Please, please go to this site, sponsored by Planned Parenthood, and use the tools there to write a letter to South Dakota Governor Mike Rounds and your state's governor and to write letters to the editors of your area newspapers.

Monday, March 06, 2006

Back to the Dark Ages

The battle to retake complete control of women's bodies is at fever pitch in South Dakota:

South Dakota governor signs abortion ban
Nearly all operations outlawed in direct challenge to Roe v. Wade

pierre, s.d.—Gov. Mike Rounds signed legislation Monday banning nearly all abortions in South Dakota, setting up a court fight aimed at challenging the 1973 U.S. Supreme Court decision that legalized abortion.

The bill would make it a crime for doctors to perform an abortion unless the procedure was necessary to save the woman's life. It would make no exception for cases of rape or incest. ...

Mark Morford, San Francisco Chronicle columnist, urges women to leave South Dakota:

It is time. Pack it up. Strip the bed, box up the cat, load the U-Haul, call your hip friends over in Minneapolis, move out West, or East, or anywhere with a mind-set not stuck like a bloody nail in the moral coffin of 1845. Let this be your clarion call. Get the hell out, right now.

Here is why: Your state hates you. ...

It's not just South Dakota. It's all of the United States. We are returning to the Dark Ages, step by step, losing one right after another.

Friday, March 03, 2006

Walking the Walk

Okay, I'll come clean.

A heavy workload hasn't been all that's keeping me from posting here. I've had writer's block. It's not that there aren't plenty of stupid, fumbling acts by the Bush administration to serve as fodder. It's not even my continuing search for affordable health insurance getting in the way. It's a deep spiritual sadness that's silenced my voice. Now before you go running off in fear and loathing, let me say that I'm a progressive Christian—you'll hear none of that holy roller ban-abortion-and-put-prayer-back-in-schools stuff from me. Here's the story:

My husband Ed and I are looking for a new church home. We're looking into the United Church of Christ (UCC), the denomination with the cool "bouncer" commercial with the message that everyone, regardless of race or ethnicity or sexual orientation or gender identity, is welcome in church, because God doesn't discriminate.

We've been members of a local Presbyterian church since 1995. Our two sons were baptized there; I sang alto in the choir. Ed served as a deacon1 and a chaperone on several youth group retreats; I served on Session2 and on the Spiritual Life and Mission Committees. Our joining that particular church coincided with the arrival of a new pastor. We loved her sermons and her social activism. She inspired us to actually act on our beliefs, championing equal rights for gay, lesbian, bisexual, and transgender (GLBT) people and participating in peace rallies and protest marches. We were quite active church members. But this past November, after a tenure of almost 11 years, that pastor left to serve at another Presbyterian church.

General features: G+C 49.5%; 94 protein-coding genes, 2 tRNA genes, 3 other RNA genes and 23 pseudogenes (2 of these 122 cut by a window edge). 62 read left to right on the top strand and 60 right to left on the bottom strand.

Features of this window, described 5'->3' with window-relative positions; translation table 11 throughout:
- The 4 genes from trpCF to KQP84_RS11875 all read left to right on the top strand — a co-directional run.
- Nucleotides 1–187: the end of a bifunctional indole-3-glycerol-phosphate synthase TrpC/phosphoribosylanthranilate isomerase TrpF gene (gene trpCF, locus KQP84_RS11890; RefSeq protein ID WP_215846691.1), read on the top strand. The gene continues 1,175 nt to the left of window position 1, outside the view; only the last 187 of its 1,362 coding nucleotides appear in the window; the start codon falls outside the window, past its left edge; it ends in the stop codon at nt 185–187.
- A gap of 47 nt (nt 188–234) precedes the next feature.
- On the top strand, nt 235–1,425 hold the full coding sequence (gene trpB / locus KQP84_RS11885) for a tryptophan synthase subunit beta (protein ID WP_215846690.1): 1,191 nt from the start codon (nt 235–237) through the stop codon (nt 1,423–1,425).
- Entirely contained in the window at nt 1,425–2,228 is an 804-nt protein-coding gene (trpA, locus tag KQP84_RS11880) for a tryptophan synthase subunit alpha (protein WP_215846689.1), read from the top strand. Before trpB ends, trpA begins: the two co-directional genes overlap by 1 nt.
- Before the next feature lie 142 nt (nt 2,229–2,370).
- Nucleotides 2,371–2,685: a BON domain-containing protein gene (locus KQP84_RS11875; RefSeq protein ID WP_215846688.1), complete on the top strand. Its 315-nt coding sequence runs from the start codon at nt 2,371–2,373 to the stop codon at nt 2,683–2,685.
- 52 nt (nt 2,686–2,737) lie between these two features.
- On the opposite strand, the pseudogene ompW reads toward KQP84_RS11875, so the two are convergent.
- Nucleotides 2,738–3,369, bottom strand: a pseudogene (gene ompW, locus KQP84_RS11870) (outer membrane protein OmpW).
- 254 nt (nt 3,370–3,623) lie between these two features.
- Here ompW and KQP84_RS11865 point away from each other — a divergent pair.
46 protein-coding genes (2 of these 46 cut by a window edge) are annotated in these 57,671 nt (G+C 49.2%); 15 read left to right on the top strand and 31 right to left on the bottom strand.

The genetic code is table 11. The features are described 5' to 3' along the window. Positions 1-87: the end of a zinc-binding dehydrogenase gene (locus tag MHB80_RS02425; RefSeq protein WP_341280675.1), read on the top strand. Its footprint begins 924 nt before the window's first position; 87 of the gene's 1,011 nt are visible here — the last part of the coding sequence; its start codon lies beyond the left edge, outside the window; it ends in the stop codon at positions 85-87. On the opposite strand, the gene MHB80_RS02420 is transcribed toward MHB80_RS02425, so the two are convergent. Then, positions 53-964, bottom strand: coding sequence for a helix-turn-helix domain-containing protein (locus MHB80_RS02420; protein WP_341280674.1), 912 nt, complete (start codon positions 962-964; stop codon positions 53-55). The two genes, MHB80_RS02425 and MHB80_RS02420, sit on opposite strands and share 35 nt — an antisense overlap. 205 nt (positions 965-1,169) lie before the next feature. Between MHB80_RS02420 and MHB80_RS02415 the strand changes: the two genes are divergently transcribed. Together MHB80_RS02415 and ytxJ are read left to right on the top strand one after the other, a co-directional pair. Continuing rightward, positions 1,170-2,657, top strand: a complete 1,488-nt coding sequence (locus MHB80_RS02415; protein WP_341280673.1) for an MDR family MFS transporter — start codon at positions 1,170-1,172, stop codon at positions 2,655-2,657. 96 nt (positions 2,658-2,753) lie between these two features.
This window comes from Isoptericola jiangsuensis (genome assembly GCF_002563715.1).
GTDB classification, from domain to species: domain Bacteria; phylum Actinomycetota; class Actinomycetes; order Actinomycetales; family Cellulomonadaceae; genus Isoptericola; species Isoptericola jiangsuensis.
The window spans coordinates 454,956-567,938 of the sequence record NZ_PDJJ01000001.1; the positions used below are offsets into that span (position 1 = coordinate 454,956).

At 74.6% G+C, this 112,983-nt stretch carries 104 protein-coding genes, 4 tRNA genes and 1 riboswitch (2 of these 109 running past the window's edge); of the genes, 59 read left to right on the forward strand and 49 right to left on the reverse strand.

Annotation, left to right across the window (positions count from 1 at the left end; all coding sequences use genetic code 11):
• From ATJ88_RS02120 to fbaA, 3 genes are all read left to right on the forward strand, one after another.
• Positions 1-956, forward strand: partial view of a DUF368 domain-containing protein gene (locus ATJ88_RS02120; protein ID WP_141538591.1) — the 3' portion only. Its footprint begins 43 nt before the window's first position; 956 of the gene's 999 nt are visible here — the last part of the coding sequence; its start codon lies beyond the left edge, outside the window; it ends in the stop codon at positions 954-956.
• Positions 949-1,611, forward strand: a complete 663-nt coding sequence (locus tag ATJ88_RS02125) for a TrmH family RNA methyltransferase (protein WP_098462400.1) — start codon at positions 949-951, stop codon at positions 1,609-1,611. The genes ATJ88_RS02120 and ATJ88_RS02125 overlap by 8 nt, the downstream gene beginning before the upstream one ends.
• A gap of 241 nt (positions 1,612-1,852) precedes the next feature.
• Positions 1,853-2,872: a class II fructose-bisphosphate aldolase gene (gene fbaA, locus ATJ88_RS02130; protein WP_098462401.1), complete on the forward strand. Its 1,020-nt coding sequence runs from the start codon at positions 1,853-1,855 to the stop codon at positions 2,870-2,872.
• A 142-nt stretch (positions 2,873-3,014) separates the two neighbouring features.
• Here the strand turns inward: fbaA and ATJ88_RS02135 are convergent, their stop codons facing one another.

We've come to see that our congregation is overall rather conservative and doesn't want to rock the boat on any issue, so it often avoids walking the walk even though it talks the talk. Having joined just about the time that the progressive pastor arrived, we didn't realize for many years just how conservative the congregation is; we mistook her views for the congregation's. We began to realize this just over a year ago, well before she left. Conservative isn't necessarily bad; it just doesn't create an atmosphere in which we feel we can make much of a difference in the world, locally or otherwise, when few want to consider anything not conservative. Even though our former pastor knows how we feel and urged us, before she left, to hang in there at the church, we feel as if we have been pushing a boulder uphill at church for several years now, being two of the few liberal progressives there. That takes more strength than we have. Even she, as a pastor, was worn down by the conservatives there.